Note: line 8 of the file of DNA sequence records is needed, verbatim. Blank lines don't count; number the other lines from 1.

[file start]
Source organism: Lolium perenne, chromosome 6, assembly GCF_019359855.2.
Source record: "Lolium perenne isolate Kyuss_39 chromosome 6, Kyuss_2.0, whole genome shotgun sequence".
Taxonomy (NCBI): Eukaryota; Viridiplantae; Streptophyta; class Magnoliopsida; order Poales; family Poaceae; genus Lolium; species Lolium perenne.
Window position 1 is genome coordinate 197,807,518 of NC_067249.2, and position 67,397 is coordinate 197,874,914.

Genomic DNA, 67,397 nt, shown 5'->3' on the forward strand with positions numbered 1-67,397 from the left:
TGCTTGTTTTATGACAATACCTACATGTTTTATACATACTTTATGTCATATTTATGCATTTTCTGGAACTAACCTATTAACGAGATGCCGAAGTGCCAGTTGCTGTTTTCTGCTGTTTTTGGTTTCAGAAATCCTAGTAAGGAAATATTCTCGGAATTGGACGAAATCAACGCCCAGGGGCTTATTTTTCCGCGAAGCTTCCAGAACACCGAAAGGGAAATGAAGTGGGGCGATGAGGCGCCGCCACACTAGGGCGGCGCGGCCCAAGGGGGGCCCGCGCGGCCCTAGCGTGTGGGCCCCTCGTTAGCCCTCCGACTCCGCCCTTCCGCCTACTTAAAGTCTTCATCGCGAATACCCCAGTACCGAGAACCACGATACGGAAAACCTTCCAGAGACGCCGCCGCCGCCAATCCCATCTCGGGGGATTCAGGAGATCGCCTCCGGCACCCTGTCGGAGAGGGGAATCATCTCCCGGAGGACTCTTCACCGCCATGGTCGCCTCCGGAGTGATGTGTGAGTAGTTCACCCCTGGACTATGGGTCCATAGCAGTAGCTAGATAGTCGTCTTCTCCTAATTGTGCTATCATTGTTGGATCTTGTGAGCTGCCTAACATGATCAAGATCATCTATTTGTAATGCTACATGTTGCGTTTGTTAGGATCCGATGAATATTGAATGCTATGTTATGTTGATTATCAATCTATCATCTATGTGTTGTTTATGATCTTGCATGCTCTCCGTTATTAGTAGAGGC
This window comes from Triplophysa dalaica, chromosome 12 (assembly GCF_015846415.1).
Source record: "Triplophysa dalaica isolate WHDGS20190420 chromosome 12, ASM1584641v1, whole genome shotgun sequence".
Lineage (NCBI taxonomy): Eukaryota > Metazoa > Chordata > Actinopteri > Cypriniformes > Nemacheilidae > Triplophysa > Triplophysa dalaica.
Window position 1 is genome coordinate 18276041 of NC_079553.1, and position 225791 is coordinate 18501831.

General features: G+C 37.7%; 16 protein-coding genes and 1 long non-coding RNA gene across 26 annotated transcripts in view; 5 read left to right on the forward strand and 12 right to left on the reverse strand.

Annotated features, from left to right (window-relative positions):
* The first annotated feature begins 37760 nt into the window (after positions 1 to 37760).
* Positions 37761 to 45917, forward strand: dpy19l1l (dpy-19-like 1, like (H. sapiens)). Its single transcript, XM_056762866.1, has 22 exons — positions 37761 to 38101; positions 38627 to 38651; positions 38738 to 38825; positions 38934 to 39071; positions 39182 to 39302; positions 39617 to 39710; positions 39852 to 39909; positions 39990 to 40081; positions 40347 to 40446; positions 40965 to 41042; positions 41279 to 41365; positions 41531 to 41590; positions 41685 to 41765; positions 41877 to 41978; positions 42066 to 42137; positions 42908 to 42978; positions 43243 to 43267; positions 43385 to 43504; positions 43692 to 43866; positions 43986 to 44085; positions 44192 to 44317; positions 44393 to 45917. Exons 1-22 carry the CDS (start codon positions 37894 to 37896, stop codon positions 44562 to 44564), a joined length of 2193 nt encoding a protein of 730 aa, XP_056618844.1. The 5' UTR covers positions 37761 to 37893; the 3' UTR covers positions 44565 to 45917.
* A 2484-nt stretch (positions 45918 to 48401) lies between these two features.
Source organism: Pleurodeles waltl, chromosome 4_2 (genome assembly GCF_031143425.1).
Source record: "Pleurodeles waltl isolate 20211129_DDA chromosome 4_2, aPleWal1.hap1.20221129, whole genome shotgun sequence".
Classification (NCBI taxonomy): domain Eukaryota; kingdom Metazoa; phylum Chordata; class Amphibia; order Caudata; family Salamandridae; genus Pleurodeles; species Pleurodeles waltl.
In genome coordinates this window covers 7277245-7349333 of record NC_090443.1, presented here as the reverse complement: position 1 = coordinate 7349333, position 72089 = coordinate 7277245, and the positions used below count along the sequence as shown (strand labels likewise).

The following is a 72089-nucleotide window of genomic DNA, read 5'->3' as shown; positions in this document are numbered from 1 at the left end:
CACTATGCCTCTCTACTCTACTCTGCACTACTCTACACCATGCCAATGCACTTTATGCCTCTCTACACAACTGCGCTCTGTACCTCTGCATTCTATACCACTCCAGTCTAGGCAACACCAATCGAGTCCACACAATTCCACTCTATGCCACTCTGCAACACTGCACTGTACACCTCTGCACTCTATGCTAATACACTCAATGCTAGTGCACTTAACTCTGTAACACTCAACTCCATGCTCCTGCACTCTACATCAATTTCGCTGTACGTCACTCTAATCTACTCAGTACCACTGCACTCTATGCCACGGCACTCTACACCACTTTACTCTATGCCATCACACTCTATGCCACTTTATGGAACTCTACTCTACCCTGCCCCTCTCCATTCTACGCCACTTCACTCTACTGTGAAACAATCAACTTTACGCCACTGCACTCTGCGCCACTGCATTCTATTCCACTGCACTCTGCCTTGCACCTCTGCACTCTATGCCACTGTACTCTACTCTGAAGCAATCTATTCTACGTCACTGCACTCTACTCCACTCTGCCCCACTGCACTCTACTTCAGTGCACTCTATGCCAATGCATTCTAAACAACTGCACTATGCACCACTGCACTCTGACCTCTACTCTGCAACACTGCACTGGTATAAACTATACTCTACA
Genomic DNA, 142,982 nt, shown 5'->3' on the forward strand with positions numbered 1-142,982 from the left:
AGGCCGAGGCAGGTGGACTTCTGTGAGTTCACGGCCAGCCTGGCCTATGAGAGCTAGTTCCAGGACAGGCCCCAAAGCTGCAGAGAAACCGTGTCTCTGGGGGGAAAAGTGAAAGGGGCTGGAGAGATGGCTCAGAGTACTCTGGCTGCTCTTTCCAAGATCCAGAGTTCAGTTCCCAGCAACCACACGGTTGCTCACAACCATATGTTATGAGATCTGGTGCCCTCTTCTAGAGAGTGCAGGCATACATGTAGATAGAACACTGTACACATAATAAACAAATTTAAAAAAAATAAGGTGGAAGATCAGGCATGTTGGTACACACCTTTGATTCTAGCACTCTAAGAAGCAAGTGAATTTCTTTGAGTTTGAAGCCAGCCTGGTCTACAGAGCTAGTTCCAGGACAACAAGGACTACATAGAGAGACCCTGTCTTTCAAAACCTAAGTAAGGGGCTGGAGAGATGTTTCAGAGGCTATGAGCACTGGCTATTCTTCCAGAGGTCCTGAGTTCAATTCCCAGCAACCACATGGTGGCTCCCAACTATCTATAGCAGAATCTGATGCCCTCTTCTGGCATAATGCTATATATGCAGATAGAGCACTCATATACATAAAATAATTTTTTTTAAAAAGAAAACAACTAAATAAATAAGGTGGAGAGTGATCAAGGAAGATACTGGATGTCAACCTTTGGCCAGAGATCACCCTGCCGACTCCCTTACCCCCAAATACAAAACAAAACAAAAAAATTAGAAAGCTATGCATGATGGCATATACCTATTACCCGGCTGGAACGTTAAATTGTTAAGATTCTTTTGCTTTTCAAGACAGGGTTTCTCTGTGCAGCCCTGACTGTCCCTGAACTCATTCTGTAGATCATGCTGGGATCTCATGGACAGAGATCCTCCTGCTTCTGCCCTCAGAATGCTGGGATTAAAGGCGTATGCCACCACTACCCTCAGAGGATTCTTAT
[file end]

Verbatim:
Source record: "Triplophysa dalaica isolate WHDGS20190420 chromosome 12, ASM1584641v1, whole genome shotgun sequence".